It comes as no surprise that Transport Minister Steven Del Duca has said Hamilton will not get the $300 Million is was looking for to upgrade bus service. The government would face a flurry of one time capital requests from other Ontario cities if it were to accommodate Hamilton’s request. Fair enough– that is certainly a valid political reason for inaction, but it also underlines what has been wrong with the whole transit issue from the beginning—it has focused on transit toys—LRTs and subways– instead of focusing on the real purpose of transit—moving people efficiently. It’s like somebody said ‘let’s start with trains and work backwards from that.’ If you want to build a highway in Ontario you have to provide the ministry with every argument of why you shouldn’t build it and present every possible alternative. Only after the alternatives have been eliminated can the project even begin to be considered. With transit it is the reverse. Just by applying the words ‘public transit’ to a project it might qualify for a fast-tracked Environmental Assessment process. The form-before-function fallacy is already being played out in Toronto with the Union-Pearson Express. The project has cost more than half a billion dollars and was a white elephant from the day it opened because of the high fare. Conventional GO service goes through the Malton station which is only 2 kilometers from the airport. One wonders if it wouldn’t have been cheaper to extend the existing airport elevated tramway to the GO station, or some other connection allowing passengers to ride to the airport for $7.70 instead of the $29 the Pearson Express was charging. Such a system already exists at Newark Airport, where the Airport tramway connects with conventional rail heading into Manhattan. Last year when Hamilton transit staff presented Rapid Ready—a proposal to greatly enhance the mountain and suburban bus system—it was treated as a blasphemous attack on LRT; instead of the necessary precursor that would ensure the success of LRT by feeding more passengers into it. Part of the problem is that Hamilton has never had the opportunity of considering what kind of transit system it could develop for $1 Billion. As a result we are missing out on the chance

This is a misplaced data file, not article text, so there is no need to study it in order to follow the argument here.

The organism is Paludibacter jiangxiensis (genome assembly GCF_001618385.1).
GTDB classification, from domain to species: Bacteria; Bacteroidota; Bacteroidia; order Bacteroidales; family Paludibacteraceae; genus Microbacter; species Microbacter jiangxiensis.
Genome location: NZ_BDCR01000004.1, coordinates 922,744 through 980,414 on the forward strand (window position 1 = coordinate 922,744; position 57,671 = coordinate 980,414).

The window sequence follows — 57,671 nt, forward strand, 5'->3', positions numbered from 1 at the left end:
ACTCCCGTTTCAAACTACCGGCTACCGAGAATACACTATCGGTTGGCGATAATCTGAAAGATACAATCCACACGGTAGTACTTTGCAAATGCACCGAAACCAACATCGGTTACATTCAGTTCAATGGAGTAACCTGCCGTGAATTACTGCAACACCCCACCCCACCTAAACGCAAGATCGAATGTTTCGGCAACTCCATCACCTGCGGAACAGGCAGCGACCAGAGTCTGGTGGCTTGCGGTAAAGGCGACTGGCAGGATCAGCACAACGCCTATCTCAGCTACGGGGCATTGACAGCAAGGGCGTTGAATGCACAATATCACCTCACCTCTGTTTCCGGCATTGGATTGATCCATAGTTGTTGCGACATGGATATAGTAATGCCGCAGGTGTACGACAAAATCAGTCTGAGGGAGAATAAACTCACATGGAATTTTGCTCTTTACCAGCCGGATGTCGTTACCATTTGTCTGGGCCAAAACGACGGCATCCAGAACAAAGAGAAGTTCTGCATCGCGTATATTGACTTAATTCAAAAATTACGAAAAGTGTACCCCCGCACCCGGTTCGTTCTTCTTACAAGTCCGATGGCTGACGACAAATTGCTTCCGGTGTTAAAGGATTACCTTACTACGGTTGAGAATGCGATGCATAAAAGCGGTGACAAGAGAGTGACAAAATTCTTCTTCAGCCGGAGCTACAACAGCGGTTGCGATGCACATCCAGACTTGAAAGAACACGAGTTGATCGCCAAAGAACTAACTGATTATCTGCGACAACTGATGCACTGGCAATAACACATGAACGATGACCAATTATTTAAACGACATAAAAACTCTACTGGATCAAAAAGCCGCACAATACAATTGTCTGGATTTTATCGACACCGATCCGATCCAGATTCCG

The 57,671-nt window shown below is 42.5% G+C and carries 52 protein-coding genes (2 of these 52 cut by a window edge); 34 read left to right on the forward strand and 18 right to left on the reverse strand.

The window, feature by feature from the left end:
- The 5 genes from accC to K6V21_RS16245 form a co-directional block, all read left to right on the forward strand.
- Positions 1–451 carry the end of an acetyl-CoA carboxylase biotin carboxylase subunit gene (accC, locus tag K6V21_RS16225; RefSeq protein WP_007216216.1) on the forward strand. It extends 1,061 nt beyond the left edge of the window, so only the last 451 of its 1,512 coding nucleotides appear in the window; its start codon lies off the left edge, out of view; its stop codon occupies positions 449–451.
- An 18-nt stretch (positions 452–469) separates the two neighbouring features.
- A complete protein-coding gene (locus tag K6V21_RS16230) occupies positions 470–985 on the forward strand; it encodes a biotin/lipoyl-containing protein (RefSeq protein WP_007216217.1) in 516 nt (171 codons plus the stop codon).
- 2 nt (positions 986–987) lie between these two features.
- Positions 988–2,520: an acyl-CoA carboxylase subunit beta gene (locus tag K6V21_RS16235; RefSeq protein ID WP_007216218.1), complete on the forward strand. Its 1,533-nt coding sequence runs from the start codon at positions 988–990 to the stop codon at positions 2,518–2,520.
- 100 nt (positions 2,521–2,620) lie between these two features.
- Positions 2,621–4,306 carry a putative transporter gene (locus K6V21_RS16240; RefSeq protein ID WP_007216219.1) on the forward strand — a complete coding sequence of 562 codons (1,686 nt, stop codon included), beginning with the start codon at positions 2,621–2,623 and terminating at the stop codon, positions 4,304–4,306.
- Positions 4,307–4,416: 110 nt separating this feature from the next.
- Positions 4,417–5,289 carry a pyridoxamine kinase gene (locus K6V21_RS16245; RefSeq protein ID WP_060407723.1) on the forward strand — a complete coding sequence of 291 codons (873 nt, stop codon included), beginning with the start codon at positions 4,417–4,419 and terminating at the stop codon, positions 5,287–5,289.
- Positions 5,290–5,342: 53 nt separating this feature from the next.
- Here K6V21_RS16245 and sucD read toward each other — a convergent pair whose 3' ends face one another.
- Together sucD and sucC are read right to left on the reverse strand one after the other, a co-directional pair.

to develop the best possible blend of LRT and bus service. Instead it’s been ‘take LRT or leave it’ from a province that increasingly demonstrates scant ability to manage these increasingly complicated files.